2023, Volume 20, Issue 2

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Boikanyego Sebina
Thapelo Joseph Otlogetswe

University of Botswana
Gaborone, Botswana

Syllable Structure in Setswana Personal Names

Voprosy onomastiki, 2023, Volume 20, Issue 2, pp. 174–192 (in English)
DOI: 10.15826/vopr_onom.2023.20.2.020

Received on 3 May 2022
Accepted on 22 December 2022

Abstract: The study analyses the characteristics of syllables in personal names of the Setswana (Tswana) language (Sotho subgroup of the Bantu languages, Southern Africa). The authors focus on 1,001 most frequent names extracted from a dataset of 1,093,265 names using Wordsmith Tools. Of all the studied names, 55.5% are male, while 40.2% are female and 4.3% — unisex names. Most Setswana names have three syllables followed by those with four syllables (more than 70% of the studied personal names are either three or four syllable names), five syllable names are the third most common, while six syllable names are rare in Setswana. The study reveals that in female names, the first and penultimate (perceptually most prominent) syllables statistically more often end in front vowels, while in male names, in the same positions, back vowels are more frequent. At the same time, the last phoneme in most female names is a back vowel, while most of male names end in front vowels. Female names also more often terminate in syllabic constants compared to male names. All this suggests that in Setswana, there are distinct patterns for male and female names, which means that Setswana speakers are phonologically aware of the relations between the gender of a person and the phonological form of his or her name. These patterns found in Setswana are compared to what is known about the syllable structure of personal names in English and French. The results demonstrate that the phonological patterns in Setswana personal names may display sound symbolism.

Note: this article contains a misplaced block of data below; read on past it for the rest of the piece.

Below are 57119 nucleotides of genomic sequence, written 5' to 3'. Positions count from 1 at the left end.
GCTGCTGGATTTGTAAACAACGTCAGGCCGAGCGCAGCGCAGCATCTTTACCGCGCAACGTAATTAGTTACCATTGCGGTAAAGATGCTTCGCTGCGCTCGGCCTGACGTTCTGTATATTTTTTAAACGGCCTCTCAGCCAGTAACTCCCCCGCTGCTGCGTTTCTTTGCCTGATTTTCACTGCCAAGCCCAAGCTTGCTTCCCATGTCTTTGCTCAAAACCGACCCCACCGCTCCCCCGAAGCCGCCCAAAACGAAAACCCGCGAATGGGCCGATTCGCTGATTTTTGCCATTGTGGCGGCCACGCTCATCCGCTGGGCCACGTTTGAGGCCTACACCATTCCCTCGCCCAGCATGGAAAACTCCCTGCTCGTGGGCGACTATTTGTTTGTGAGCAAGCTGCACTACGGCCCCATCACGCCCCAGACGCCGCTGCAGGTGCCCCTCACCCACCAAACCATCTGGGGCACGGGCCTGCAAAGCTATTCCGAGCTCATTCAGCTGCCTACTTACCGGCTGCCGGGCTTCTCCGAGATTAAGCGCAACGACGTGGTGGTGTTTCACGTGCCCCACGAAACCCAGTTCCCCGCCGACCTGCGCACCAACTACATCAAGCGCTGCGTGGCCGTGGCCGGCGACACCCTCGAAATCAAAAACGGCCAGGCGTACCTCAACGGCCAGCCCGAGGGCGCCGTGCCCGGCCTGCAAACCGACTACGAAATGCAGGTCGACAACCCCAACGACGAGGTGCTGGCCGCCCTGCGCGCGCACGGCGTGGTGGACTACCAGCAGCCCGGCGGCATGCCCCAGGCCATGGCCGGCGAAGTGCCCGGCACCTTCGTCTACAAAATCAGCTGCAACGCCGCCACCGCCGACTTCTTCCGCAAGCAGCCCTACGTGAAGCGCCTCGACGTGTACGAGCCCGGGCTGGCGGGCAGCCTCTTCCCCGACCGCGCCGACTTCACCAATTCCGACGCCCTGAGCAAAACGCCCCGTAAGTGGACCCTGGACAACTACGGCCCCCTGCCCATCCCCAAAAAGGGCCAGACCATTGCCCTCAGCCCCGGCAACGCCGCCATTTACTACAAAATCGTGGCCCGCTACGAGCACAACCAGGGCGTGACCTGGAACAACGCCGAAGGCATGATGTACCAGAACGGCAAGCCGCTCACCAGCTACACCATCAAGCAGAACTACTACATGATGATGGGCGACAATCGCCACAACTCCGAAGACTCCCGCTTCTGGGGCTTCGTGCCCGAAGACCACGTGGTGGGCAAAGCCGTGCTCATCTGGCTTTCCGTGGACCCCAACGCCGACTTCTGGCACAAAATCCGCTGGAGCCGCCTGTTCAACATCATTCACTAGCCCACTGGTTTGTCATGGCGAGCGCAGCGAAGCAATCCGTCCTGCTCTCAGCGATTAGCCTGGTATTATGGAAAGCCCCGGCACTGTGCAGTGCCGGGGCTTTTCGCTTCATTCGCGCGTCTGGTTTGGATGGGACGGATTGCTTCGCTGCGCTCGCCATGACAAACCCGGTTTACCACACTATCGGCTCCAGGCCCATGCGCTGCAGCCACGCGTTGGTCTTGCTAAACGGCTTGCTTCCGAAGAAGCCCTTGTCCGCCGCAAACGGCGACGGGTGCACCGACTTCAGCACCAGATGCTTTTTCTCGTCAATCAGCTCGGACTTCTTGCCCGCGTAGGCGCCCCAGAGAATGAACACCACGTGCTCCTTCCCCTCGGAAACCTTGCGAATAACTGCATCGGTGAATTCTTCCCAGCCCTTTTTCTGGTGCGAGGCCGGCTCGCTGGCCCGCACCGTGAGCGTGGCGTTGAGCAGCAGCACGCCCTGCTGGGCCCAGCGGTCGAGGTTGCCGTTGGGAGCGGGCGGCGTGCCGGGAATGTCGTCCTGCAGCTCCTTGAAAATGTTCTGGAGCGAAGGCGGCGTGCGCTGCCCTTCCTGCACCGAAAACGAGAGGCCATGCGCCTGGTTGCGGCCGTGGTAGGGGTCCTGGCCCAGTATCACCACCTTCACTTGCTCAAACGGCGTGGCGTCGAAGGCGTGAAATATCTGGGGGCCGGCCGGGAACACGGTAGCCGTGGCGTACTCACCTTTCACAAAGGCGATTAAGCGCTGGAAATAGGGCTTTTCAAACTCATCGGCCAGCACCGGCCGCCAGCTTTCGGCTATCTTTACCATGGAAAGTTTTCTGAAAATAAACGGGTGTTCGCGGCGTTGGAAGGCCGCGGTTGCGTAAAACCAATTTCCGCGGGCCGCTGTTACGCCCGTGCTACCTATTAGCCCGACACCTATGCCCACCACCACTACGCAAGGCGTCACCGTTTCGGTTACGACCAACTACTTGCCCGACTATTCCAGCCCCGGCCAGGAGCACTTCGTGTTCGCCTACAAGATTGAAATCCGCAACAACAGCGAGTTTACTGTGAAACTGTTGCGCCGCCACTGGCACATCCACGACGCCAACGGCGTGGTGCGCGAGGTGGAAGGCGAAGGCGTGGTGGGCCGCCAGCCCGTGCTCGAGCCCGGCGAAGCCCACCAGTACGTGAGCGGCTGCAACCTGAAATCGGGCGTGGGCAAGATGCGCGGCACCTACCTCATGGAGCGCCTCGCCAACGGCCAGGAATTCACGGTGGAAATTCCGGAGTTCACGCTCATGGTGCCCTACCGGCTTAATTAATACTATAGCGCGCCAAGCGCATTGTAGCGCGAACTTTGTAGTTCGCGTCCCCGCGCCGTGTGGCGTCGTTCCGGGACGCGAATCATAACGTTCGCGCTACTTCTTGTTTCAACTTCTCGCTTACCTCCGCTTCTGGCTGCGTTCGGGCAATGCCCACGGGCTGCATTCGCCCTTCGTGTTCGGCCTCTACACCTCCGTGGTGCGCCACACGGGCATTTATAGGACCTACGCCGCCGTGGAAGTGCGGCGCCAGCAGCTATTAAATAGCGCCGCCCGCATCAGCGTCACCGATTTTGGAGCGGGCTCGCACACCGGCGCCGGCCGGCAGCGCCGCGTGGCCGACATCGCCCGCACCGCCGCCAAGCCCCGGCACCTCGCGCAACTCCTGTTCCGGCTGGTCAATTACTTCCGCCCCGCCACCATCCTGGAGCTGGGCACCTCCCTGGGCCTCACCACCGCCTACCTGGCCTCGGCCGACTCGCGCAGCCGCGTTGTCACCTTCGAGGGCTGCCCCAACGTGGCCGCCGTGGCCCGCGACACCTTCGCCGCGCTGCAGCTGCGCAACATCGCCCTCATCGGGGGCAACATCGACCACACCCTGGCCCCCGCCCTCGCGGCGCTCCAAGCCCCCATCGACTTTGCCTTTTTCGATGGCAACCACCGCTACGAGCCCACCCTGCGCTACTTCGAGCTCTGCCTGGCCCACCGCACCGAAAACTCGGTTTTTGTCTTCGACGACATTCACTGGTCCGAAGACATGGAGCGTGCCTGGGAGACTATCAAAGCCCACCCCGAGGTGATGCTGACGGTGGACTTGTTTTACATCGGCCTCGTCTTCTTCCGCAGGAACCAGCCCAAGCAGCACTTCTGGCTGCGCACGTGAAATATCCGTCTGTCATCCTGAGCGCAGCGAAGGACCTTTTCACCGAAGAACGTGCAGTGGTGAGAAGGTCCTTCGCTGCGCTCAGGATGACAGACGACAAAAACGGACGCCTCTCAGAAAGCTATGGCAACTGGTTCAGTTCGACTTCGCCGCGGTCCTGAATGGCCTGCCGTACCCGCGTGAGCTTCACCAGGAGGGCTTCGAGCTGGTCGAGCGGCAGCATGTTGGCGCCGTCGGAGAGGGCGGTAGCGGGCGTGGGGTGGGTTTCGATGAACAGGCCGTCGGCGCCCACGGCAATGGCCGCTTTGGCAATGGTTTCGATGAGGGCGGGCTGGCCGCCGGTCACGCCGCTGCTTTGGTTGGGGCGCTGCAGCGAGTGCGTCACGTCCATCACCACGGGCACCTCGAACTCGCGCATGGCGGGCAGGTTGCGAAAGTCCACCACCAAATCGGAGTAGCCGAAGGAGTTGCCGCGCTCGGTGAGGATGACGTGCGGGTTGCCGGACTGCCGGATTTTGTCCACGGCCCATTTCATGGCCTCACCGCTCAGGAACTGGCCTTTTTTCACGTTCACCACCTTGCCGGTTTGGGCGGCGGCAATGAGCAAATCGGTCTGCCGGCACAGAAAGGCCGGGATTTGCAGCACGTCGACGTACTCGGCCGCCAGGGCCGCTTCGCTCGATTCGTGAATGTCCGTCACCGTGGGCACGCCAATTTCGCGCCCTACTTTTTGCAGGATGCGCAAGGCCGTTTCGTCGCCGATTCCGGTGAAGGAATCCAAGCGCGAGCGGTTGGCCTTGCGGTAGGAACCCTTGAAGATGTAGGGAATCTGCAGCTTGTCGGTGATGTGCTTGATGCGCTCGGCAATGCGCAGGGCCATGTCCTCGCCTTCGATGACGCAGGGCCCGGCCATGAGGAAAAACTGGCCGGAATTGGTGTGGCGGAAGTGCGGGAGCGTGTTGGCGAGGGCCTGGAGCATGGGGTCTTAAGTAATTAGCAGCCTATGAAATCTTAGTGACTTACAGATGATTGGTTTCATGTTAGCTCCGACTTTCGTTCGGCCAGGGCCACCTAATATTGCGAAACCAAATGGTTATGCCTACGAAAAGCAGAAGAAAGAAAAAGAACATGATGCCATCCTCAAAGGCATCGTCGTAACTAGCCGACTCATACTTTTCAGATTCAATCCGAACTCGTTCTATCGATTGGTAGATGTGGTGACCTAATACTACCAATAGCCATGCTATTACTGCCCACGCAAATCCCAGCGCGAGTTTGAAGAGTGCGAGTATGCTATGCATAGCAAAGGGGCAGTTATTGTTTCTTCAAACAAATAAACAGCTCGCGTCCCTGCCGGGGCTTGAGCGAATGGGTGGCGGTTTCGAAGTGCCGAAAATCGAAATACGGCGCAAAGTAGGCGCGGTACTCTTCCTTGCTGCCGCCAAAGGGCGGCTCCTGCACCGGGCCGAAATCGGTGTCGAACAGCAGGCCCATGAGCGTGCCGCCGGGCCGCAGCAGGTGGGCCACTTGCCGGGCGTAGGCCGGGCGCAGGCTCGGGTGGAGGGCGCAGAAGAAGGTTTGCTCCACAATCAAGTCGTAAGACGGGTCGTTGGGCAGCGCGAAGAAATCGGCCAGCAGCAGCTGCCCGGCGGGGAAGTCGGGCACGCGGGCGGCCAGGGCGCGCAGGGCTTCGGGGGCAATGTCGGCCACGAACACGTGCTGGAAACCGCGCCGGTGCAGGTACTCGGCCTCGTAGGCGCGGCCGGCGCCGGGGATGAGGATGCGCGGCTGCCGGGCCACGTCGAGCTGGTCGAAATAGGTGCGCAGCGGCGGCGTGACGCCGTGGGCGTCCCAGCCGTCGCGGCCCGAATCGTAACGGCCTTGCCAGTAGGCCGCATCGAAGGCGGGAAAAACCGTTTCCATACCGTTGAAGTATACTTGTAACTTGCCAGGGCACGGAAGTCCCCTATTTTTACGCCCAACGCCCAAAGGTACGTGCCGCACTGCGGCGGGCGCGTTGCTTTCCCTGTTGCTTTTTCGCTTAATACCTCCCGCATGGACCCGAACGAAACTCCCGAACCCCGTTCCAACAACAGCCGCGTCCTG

Keywords: Setswana (Tswana); anthroponomy; ethnonym; naming; syllable structure; sound symbolism; phonological typology


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